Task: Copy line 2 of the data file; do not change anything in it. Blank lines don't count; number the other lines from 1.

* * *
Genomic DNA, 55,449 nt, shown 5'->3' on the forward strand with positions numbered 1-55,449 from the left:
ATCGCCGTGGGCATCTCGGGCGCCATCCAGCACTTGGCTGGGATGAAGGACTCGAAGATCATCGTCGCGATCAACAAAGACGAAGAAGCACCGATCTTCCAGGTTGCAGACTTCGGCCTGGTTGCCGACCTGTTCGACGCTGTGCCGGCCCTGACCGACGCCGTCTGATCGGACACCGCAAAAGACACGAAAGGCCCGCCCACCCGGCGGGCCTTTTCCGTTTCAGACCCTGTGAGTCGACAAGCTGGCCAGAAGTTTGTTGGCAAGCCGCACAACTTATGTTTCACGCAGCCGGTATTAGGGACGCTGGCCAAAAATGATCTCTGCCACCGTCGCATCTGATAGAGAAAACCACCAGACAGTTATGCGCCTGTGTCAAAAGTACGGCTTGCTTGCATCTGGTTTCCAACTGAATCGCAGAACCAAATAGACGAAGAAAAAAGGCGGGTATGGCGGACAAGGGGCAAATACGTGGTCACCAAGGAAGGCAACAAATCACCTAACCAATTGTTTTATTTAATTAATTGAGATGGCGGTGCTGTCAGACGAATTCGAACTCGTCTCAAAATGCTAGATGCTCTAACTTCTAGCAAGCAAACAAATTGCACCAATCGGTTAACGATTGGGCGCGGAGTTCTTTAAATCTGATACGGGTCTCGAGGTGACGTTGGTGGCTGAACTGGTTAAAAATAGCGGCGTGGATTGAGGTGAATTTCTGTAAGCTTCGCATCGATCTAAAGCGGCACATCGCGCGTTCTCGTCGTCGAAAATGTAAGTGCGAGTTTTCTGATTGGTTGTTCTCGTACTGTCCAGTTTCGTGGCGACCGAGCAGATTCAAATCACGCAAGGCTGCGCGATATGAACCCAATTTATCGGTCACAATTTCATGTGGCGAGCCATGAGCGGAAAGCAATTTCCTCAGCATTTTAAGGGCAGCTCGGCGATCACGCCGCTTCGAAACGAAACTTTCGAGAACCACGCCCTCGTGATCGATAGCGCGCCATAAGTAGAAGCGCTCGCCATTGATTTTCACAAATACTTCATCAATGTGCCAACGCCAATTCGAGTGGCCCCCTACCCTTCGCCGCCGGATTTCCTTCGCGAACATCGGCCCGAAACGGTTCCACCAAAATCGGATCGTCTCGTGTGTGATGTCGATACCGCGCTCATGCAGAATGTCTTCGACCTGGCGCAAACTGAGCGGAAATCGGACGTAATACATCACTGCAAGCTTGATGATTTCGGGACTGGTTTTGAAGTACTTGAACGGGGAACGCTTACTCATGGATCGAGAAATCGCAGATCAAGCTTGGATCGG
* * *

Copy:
ATCGCCGTGGGCATCTCGGGCGCCATCCAGCACTTGGCTGGGATGAAGGACTCGAAGATCATCGTCGCGATCAACAAAGACGAAGAAGCACCGATCTTCCAGGTTGCAGACTTCGGCCTGGTTGCCGACCTGTTCGACGCTGTGCCGGCCCTGACCGACGCCGTCTGATCGGACACCGCAAAAGACACGAAAGGCCCGCCCACCCGGCGGGCCTTTTCCGTTTCAGACCCTGTGAGTCGACAAGCTGGCCAGAAGTTTGTTGGCAAGCCGCACAACTTATGTTTCACGCAGCCGGTATTAGGGACGCTGGCCAAAAATGATCTCTGCCACCGTCGCATCTGATAGAGAAAACCACCAGACAGTTATGCGCCTGTGTCAAAAGTACGGCTTGCTTGCATCTGGTTTCCAACTGAATCGCAGAACCAAATAGACGAAGAAAAAAGGCGGGTATGGCGGACAAGGGGCAAATACGTGGTCACCAAGGAAGGCAACAAATCACCTAACCAATTGTTTTATTTAATTAATTGAGATGGCGGTGCTGTCAGACGAATTCGAACTCGTCTCAAAATGCTAGATGCTCTAACTTCTAGCAAGCAAACAAATTGCACCAATCGGTTAACGATTGGGCGCGGAGTTCTTTAAATCTGATACGGGTCTCGAGGTGACGTTGGTGGCTGAACTGGTTAAAAATAGCGGCGTGGATTGAGGTGAATTTCTGTAAGCTTCGCATCGATCTAAAGCGGCACATCGCGCGTTCTCGTCGTCGAAAATGTAAGTGCGAGTTTTCTGATTGGTTGTTCTCGTACTGTCCAGTTTCGTGGCGACCGAGCAGATTCAAATCACGCAAGGCTGCGCGATATGAACCCAATTTATCGGTCACAATTTCATGTGGCGAGCCATGAGCGGAAAGCAATTTCCTCAGCATTTTAAGGGCAGCTCGGCGATCACGCCGCTTCGAAACGAAACTTTCGAGAACCACGCCCTCGTGATCGATAGCGCGCCATAAGTAGAAGCGCTCGCCATTGATTTTCACAAATACTTCATCAATGTGCCAACGCCAATTCGAGTGGCCCCCTACCCTTCGCCGCCGGATTTCCTTCGCGAACATCGGCCCGAAACGGTTCCACCAAAATCGGATCGTCTCGTGTGTGATGTCGATACCGCGCTCATGCAGAATGTCTTCGACCTGGCGCAAACTGAGCGGAAATCGGACGTAATACATCACTGCAAGCTTGATGATTTCGGGACTGGTTTTGAAGTACTTGAACGGGGAACGCTTACTCATGGATCGAGAAATCGCAGATCAAGCTTGGATCGG